Middle East Freedom Forum (the book’s publisher) has issued a statement concerning the incident, and it was posted by the forum’s executive director, Magdi Khalil, on his Facebook account. The statement reads: “Some individuals affiliated to religious institutions in Egypt represented in Al-Azhar Institution and Egyptian Endowment Ministry have visited Madbouly Bookstore in Talaat Harb Square, Downtown, and demanded the removal of “Blasphemy in Egypt”- by Hamdi El-Assuiti and Magdi Khalil- with no delay, as it abuses Islam, according to them. They posed threats to the bookstore in case of not removing the copies. Therefore, we had withdrawn the copies from the bookstore upon their request, and in order not to cause any problems for them.”
Hamdi El-Assuiti [Arabic title page suggests this should be Assiuti], a co-writer of the book, in his statements to Tahrir newspaper, said: “The book discloses, in its documentation and introduction, the trespasses are taking place in religious institutions, along with their restrictions on the freedom of thought and expression.” He added: “I was expecting the confiscation transpires immediately upon its publication, but they probably were late to read it.”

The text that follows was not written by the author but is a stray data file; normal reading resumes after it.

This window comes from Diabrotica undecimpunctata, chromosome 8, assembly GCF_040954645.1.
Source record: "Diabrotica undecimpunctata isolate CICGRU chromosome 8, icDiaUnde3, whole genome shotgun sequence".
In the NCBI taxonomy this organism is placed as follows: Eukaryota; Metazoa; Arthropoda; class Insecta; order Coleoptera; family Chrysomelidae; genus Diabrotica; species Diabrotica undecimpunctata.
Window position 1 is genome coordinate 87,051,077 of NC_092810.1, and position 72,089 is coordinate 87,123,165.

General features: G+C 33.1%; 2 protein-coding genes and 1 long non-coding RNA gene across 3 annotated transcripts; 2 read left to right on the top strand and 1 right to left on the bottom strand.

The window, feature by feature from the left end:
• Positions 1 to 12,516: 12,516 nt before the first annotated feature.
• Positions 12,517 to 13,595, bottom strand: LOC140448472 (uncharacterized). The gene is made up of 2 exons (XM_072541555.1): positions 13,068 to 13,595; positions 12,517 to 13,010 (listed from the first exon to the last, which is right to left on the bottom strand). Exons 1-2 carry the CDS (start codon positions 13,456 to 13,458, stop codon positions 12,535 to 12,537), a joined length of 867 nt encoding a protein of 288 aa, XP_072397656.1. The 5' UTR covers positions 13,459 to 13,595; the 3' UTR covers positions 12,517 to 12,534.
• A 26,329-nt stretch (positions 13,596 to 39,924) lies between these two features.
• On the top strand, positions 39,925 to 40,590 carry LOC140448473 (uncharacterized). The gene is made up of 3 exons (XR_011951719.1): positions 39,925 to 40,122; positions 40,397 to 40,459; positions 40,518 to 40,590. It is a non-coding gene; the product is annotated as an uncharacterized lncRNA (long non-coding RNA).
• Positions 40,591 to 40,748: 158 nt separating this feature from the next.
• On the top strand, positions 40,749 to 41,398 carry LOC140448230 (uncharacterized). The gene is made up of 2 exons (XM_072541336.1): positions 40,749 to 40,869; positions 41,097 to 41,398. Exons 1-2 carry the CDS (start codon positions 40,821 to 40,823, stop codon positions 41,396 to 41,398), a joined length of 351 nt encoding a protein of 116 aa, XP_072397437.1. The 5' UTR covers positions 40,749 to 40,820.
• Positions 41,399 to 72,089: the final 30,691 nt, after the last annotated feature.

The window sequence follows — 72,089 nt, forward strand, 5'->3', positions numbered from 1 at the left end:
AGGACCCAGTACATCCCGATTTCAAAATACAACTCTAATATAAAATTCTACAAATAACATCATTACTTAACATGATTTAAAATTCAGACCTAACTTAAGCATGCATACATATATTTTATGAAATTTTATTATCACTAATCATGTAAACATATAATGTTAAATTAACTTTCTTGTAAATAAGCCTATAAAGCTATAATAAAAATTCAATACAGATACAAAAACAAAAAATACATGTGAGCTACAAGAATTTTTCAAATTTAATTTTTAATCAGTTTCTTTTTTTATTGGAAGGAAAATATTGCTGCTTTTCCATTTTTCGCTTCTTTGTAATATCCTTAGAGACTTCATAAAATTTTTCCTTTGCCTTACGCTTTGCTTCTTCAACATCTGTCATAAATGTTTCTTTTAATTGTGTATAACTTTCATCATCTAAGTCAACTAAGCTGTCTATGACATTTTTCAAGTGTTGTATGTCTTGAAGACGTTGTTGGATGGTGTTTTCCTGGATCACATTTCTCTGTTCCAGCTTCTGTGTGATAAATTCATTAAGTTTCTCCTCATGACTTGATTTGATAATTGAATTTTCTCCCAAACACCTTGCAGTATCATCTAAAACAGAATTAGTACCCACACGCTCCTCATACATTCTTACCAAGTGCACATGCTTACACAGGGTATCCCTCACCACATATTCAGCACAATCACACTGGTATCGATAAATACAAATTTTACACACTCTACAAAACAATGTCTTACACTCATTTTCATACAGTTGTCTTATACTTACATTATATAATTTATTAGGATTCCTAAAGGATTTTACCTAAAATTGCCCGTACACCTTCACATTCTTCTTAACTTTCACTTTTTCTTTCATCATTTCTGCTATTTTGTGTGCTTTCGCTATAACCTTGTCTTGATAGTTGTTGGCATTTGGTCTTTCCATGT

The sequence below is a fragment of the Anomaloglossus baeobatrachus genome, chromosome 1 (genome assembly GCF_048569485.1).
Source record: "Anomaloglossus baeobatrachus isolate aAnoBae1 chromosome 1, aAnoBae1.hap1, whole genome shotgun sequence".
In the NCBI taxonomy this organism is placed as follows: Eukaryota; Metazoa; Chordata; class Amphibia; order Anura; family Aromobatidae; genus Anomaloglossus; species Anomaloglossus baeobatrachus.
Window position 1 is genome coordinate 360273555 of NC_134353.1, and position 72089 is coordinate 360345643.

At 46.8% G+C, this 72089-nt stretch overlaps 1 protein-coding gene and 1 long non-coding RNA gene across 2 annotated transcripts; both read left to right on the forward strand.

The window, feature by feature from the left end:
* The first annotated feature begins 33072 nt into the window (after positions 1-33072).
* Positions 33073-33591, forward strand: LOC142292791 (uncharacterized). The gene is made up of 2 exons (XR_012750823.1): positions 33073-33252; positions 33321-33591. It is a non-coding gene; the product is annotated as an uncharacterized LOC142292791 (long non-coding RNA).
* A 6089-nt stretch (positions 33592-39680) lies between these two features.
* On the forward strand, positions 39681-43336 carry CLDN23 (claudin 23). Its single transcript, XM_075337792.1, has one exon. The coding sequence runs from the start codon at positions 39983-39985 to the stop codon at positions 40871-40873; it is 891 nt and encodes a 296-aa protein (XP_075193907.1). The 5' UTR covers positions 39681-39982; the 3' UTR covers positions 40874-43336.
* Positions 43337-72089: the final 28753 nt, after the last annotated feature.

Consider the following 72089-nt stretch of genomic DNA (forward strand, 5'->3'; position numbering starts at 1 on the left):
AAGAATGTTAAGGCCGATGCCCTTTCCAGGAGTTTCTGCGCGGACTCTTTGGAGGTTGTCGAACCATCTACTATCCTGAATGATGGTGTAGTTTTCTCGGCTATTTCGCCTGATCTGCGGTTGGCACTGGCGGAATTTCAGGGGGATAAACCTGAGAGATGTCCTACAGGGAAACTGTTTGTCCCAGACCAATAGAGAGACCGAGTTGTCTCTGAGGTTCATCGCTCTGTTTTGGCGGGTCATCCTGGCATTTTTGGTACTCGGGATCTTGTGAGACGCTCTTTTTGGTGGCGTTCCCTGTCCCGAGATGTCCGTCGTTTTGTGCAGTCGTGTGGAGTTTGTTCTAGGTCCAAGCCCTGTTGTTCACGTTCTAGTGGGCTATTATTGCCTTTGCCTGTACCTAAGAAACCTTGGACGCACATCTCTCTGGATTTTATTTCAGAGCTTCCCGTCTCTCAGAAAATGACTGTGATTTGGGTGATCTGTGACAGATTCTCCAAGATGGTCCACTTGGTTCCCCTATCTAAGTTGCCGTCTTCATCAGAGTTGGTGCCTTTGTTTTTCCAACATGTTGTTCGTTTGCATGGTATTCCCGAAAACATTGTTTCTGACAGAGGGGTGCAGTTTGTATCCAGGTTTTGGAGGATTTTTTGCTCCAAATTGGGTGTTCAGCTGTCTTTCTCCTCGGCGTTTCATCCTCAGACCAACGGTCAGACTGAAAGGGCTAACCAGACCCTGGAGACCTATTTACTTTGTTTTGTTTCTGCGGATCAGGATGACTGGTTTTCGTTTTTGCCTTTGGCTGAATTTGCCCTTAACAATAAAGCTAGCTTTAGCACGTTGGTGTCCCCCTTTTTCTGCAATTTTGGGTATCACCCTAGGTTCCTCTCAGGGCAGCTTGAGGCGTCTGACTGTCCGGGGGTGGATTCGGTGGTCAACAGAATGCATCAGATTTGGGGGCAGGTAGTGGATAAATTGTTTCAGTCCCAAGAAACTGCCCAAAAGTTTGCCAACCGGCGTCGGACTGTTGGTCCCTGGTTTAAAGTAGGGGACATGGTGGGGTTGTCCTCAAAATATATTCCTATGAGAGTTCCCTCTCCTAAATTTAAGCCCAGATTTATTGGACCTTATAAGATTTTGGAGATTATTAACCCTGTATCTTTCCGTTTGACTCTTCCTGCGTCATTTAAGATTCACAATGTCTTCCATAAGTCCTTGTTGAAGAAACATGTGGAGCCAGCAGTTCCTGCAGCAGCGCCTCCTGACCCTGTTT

“The incident is not based on the law, whereas Endowment Ministry and Al-Azhar Institution have no power over the book’s removal, or distribution ban. The Constitution, in its Article 67, determined one reason for that is to resort to the public prosecution, which is authorized to investigate the book content. Furthermore, what is consistent with the democratic form is to respond to the different opinion, without resorting to ways of threats and confiscation,” ANHRI said.
Most of us probably can't get hold of a copy of this particular banned book, but it might be an appropriate response to go out and read something from the ALA's banned books list. And F**k censorship. [Asterisks to make the point, not for censorship. The word appears here when appropriate: see below.]